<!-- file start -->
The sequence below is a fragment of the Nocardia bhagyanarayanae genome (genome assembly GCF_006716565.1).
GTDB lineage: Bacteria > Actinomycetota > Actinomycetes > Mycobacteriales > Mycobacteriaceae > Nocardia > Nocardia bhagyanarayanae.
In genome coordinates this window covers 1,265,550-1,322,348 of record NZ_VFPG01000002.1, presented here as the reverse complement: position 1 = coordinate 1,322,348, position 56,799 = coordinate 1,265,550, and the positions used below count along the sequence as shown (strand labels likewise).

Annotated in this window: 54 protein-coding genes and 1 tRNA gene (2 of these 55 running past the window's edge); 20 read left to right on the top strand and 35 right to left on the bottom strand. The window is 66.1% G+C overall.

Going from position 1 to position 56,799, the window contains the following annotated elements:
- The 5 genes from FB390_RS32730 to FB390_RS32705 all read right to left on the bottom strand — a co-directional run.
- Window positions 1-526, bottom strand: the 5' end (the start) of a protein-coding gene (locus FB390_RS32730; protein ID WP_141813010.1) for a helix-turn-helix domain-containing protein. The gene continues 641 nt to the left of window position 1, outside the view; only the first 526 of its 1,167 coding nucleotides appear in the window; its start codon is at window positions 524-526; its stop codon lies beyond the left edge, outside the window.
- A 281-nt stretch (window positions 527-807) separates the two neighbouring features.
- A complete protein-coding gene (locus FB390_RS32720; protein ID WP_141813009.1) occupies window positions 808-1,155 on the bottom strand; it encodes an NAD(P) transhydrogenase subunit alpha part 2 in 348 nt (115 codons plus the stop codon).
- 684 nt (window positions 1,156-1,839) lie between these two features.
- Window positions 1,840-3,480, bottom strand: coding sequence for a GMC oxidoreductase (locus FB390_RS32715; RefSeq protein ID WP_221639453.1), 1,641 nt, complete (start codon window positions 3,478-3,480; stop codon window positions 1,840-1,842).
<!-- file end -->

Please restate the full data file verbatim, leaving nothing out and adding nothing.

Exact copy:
The sequence below is a fragment of the Nocardia bhagyanarayanae genome (genome assembly GCF_006716565.1).
GTDB lineage: Bacteria > Actinomycetota > Actinomycetes > Mycobacteriales > Mycobacteriaceae > Nocardia > Nocardia bhagyanarayanae.
In genome coordinates this window covers 1,265,550-1,322,348 of record NZ_VFPG01000002.1, presented here as the reverse complement: position 1 = coordinate 1,322,348, position 56,799 = coordinate 1,265,550, and the positions used below count along the sequence as shown (strand labels likewise).

Annotated in this window: 54 protein-coding genes and 1 tRNA gene (2 of these 55 running past the window's edge); 20 read left to right on the top strand and 35 right to left on the bottom strand. The window is 66.1% G+C overall.

Going from position 1 to position 56,799, the window contains the following annotated elements:
- The 5 genes from FB390_RS32730 to FB390_RS32705 all read right to left on the bottom strand — a co-directional run.
- Window positions 1-526, bottom strand: the 5' end (the start) of a protein-coding gene (locus FB390_RS32730; protein ID WP_141813010.1) for a helix-turn-helix domain-containing protein. The gene continues 641 nt to the left of window position 1, outside the view; only the first 526 of its 1,167 coding nucleotides appear in the window; its start codon is at window positions 524-526; its stop codon lies beyond the left edge, outside the window.
- A 281-nt stretch (window positions 527-807) separates the two neighbouring features.
- A complete protein-coding gene (locus FB390_RS32720; protein ID WP_141813009.1) occupies window positions 808-1,155 on the bottom strand; it encodes an NAD(P) transhydrogenase subunit alpha part 2 in 348 nt (115 codons plus the stop codon).
- 684 nt (window positions 1,156-1,839) lie between these two features.
- Window positions 1,840-3,480, bottom strand: coding sequence for a GMC oxidoreductase (locus FB390_RS32715; RefSeq protein ID WP_221639453.1), 1,641 nt, complete (start codon window positions 3,478-3,480; stop codon window positions 1,840-1,842).